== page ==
The Jewish origin tale recounted in the Pentateuch is a work of geopolitical fiction. This is the uncontested consensus of biblical archaeologists and bible scholars. It has been the consensus position amongst professionals for nearly three generations now, but as the Chief Archaeologist at Jerusalem’s Israel Museum, Professor Magen Broshi, explained: “Archaeologists simply do not take the trouble of bringing their discoveries to public attention.” So solid is the consensus, and so definitive the evidence supporting it, that in 1998, the American Schools of Oriental Research (ASOR), the primary American professional body for archaeologists working in the Middle East, changed the name of its professional publication from Biblical Archaeologist to Near Eastern Archaeology simply because the bible had been determined to be (beyond all doubt) an entirely unreliable historical source to direct research into the early Jews, pre-Babylonian captivity. Indeed, in that same year, even Christianity Today’s Kevin D. Miller conceded: “The fact is that not one shred of direct archaeological evidence has been found for Abraham, Isaac, or Jacob or the 400-plus years the children of Israel sojourned in Egypt. The same is true for their miraculous exodus from slavery.”
These are just the facts. They are not a secret. The information has been in the public domain for decades, and today even the majority of Jewish rabbi’s openly concede their origin narrative is a work of fiction cast as a family unity tale: Isaac in the north (Israel), Jacob in the south (Edom), and Abraham, the father, right in the middle in Hebron (Judah) uniting them all. Imagined in the 8th and 7th century BCE, the story was designed to place Judah at the centre of the Jewish world so as to capitalise on a weakened Mamlekhet Yisra’el (whose name is derived from El, the father of the Canaanite pantheon, not the Judean Yhwh) after its sacking in 722 BCE. Coincidently, the 8th/7th century was precisely when the high priest, Hilkiah, miraculously rediscovered the supposedly “long-lost” scroll of the law, the Sefer Torah, hidden in a wall, telling this fantastic tale how his kingdom, Judah, was in fact the center of the Jewish world.
Convenient and timely discoveries aside, it is, however, known today that the very hills where the kingdoms of Judah and Israel would be found were not inundated with 2.5 million “arriving” slaves in the 14th Century BCE, rather they were first settled 50 years after the well-documented landing of the Philistines on the Levant in 1100 BCE. This is known today as the Settlement Period, it lasted for about a century, and the total population of the initial 11 villages never exceeded 30,000 during that entire period.
Libraries of evidence exist which confirm this more pedestrian history of the early Jews, but there is a contemporary case study which helps illustrate how just one element of the Exodus tale, for example, can be graphically shown to be myth.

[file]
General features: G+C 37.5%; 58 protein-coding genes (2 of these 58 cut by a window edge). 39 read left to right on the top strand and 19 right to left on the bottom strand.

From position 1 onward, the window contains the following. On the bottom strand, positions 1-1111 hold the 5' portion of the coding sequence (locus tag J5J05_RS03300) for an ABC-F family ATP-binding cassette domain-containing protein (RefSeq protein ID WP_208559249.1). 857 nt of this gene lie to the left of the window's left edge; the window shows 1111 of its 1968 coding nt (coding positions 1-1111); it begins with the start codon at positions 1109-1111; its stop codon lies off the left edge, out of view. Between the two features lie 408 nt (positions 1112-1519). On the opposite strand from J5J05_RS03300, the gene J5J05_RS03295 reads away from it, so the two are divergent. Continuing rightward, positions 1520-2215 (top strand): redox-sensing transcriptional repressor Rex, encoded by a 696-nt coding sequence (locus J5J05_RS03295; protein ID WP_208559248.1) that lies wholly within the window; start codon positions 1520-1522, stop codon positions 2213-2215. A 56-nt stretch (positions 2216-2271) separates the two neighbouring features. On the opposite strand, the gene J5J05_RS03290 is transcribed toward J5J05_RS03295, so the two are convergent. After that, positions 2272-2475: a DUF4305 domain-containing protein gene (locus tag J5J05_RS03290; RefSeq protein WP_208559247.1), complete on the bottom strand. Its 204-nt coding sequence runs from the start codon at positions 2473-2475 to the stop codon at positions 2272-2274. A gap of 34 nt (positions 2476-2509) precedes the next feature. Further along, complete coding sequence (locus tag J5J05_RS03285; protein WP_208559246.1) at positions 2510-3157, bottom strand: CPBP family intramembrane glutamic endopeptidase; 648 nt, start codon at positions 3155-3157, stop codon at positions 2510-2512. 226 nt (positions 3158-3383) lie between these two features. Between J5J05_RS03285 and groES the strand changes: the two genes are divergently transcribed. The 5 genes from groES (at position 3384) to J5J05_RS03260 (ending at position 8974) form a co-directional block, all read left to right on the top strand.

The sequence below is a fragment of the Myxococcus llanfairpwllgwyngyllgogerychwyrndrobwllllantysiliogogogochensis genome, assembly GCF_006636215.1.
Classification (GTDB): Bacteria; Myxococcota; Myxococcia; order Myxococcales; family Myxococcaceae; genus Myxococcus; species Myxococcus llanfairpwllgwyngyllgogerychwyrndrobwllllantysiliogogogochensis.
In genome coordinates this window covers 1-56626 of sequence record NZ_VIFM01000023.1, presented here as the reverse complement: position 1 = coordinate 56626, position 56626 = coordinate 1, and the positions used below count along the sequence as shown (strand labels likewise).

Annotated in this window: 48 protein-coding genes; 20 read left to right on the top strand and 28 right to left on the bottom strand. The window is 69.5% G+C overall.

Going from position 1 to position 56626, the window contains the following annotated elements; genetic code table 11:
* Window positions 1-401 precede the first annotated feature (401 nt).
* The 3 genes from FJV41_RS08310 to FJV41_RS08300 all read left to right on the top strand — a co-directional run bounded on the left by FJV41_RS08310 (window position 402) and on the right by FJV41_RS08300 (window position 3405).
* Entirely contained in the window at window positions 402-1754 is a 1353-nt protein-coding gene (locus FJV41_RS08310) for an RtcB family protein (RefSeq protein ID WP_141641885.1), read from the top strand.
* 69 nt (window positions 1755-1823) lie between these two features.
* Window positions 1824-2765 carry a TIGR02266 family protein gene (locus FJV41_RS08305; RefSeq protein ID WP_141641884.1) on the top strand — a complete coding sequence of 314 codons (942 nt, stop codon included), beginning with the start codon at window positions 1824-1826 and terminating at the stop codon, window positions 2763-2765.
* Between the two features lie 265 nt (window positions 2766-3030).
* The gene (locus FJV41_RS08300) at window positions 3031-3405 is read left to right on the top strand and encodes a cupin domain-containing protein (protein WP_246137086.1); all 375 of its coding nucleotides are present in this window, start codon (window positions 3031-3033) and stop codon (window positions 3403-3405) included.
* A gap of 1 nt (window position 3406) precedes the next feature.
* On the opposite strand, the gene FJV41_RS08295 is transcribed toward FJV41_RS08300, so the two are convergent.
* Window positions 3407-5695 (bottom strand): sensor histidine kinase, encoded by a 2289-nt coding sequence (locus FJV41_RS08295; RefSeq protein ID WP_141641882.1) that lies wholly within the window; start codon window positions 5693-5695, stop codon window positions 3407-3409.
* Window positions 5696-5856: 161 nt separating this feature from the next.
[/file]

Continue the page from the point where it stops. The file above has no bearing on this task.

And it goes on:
In the Exodus tale, Kadesh Barnea (today known as Tell el-Qudeirat) is the site between the Wilderness of Paran (Num 13:3) and the Wilderness of Zin (Num 13:21) where the 2.5 million Hebrew refugees (Exodus 12:37) spent 38 continuous years in the 14th Century BCE before entering Canaan.
For a visual reference, this is what a temporary encampment of just 2 million extremely well-organised people without animals, food, water, or belongings of any sort looks like for one week at the 2016 hajj.
Over four decades in Kadesh Barnea, they built homes, got married, raised children, died, and were buried. For four decades they conducted business, practiced law, and dealt with the affairs of state, including defence which would have demanded fortifications and guard towers. The daily nutrition needs of 2.5 million people (a population roughly the size of Chicago) would have demanded the establishment of extensive farms, roads for transportation and distribution, and, importantly, enormous food depots and storage facilities. No doubt, the presence of 2.5 million people (half the population of the Egyptian Kingdom at the time) would have drawn traders from nearby towns eager to service this huge (static) population. Trade would require some sort of currency, so a mint and central bank would have had to of been established, and guarded. Indeed, to satisfy the material needs of 2.5 million people, mines would have been sourced, secured, and worked. Industrial-sized smelters and metal forgery’s would have to of been constructed, turning out everything from weapons to farming equipment. Colossal pottery enterprises would have had to of been built that would have demanded equally enormous supplies of raw materials and the construction of industrial kilns. Brickworks would have been established, as well as the public infrastructure for sewage and general waste disposal. At a minimum (and not including bathing, irrigation, or other uses), 2.5 million people would consume 5 million litres of water every day, requiring dozens of deep wells feeding local aqueducts and immense reservoirs. Schools and places of worship would have been built and adorned. Multi-seated entertainment venues would have hosted music and theatre. Governing bodies would no doubt need a permanent place to meet, and this central government apparatus would almost certainly have been supported by numerous satellite councils which operated medical clinics, garbage collection, and other day-to-day civil services.